13 Responses to Nadia Bolz-Weber on Pornography as Part of Sexual Flourishing

  1. Myron Miller says:

    Wait, wait; are you saying that two people who love each other, wish to commit to each other exclusively, and consate that commitment with the tenderness of sexual intimacy would be sinning? Odd to put it that way, isn’t, since the author of the letter to the Hebrews has a different perspective on this, right?

    • Loren Golden says:

      “Are you saying that two people who love each other, wish to commit to each other exclusively, and (consummate) that commitment with the tenderness of sexual intimacy would be sinning?”
       
      If the “two people” are of the same gender, or if they engage in the act of consummation irrespective of the commitment of marriage, then, according to the Biblical definition, yes.

      “Odd to put it that way, isn’t, since the author of the letter to the Hebrews has a different perspective on this, right?”
       
      No, he did not.  He said, “Let marriage be held in honor among all, and let the marriage bed be undefiled, for God will judge the sexually immoral and adulterous.” (Heb. 13.4)  Any “commitment”, other than lifelong heterosexual marriage, that is “consummated” by sexual intercourse, or any engagement in sexual intercourse outside the bonds of lifelong heterosexual marriage, is by definition adulterous and/or sexually immoral, and therefore defiles the marriage bed.

  2. Nick Stuart says:

    Ever notice that crazy liberal clergy look about what you would imagine they would look like? It’s like we’re living inside a Chick tract.

  3. Steve says:

    I have warned repeatedly that sexual obsession is a sign of idolatry from Romans 1. This lady is promoting idolatry by worshiping any false God other than the real.

  4. Loren Golden says:

    “But I have this against you, that you tolerate that woman Jezebel, who calls herself a prophetess and is teaching and seducing my servants to practice sexual immorality and to eat food sacrificed to idols.  I gave her time to repent, but she refuses to repent of her sexual immorality.  Behold, I will throw her onto a sickbed, and those who commit adultery with her I will throw into great tribulation, unless they repent of her works, and I will strike her children dead.  And all the churches will know that I am he who searches mind and heart, and I will give to each of you as your works deserve.” (Rev. 2.20-23)
     
    “What has been is what will be,
    and what has been done is what will be done,
    and there is nothing new under the sun.
    Is there a thing of which it is said, ‘See, this is new’?
    It has been already
    in the ages before us.
    There is no remembrance of former things,
    nor will there be any remembrance
    of later things yet to be
    among those who come after. …
    “Vanity of vanities, says the Preacher; all is vanity.” (Eccl. 1.9-11, 12.8)

  5. Walter Pryor says:

    The reason we are having such dissension and conflict right now in the church is this; God is polarizing the World into two camps. Those who know and love God. Those who are seeking and growing in God and all other people on Earth.
    These so-called clergies do not know or fear God. This is the result of preaching love, feelings, and tolerance for decades and never preaching obedience!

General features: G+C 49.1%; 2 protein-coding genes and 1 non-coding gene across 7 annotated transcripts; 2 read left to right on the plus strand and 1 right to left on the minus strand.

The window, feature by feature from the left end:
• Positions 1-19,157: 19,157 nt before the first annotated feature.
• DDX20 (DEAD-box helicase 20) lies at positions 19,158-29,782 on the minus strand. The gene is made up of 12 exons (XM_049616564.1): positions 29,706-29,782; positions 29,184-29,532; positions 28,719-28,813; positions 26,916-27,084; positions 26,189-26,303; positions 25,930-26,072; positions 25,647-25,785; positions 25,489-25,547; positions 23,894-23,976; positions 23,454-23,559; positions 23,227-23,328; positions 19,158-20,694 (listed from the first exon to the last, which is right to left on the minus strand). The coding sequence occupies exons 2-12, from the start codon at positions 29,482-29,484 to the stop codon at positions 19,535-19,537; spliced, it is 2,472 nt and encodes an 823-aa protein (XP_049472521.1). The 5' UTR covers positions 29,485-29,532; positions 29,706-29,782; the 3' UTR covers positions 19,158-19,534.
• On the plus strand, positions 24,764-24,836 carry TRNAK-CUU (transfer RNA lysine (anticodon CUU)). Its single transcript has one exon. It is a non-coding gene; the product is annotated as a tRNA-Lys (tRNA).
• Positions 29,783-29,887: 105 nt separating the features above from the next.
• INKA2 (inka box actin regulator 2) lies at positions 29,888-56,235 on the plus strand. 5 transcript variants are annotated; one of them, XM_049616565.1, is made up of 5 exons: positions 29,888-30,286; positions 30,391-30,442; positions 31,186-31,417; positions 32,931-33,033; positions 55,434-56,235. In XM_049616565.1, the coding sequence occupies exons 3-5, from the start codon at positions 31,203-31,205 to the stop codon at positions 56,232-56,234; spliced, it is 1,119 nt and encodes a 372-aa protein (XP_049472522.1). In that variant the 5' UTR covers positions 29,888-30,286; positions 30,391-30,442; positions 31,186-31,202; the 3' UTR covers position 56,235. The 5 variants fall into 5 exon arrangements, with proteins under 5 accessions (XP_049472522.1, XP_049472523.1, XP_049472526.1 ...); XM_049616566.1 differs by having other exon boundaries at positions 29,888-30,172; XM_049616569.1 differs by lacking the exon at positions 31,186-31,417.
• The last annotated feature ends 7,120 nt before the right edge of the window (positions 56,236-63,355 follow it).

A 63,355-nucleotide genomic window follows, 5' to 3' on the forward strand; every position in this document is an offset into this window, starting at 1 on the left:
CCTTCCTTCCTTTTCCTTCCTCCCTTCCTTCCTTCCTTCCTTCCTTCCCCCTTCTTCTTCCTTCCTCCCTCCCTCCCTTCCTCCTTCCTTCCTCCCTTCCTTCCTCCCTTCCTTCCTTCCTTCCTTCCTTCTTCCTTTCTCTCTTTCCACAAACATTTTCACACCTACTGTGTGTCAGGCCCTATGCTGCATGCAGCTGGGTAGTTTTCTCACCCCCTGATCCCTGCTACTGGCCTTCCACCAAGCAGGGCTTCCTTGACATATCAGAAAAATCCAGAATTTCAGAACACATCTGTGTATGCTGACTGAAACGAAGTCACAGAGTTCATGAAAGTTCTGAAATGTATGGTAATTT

• matt says:

      well spoken

    • Donald says:

      I don’t think “God” is “polarizing” us into two camps. We humans have been doing that fairly well for about the last 3,000,000 years.

    • Donald says:

      I wonder why all these other Legacy Denominations, the ELCA among them, continue to race each other to see who can get below 1,000,000 members first. The Disciples of Christ have already won that race. I can’t imagine the other six of the Seven Sisters will be content with second place.
      Maybe this is the ELCA’s effort to get a lock on 2nd Place?

  6. Rebecca says:

    And no one in the ECLA has a problem with her. Whatever happened to excommunication? Where’s the shame? Where’s this woman’s conscience?

    • Loren Golden says:

      None of the so-called “Mainline” Protestant denominations practice excommunication anymore, nor have they had any heresy trials for years.
       
      One of the last heresy trials was in 1981, against Mansfield Kaseman, who had been approved by National Capital Union Presbytery to serve a small church in Maryland, despite his denial of the Deity, Sinlessness, Substitutionary Atonement, and Bodily Resurrection of Christ.  Charges were brought up against him, and his case went all the way to the Permanent Judicial Commission of the General Assembly of the United Presbyterian Church in the USA, which essentially acquitted him, stating that each presbytery in the denomination is free to ordain whomsoever it wishes, even if the ordinand is a rank heretic like Kaseman.
       
      No, the ELCA won’t excommunicate, censure, or discipline Bolz-Weber for her heresy.  Neither they, nor any of the other formerly “Mainline” Protestant denominations that have given themselves over to sexual immorality and idolatry have the backbone to do so.

  7. Jay Haug says:

    The oldest and most enduring “religion” in the world is the attempt to combine lust and spirituality. It takes a thousand forms and but always ends up in the same place.

  8. David Gingrich says:

    I love to listen to Nadia. She is so smart and so interesting. Unfortunately, I fear she is also very ignorant of evil and inclined to write her own “scripture”.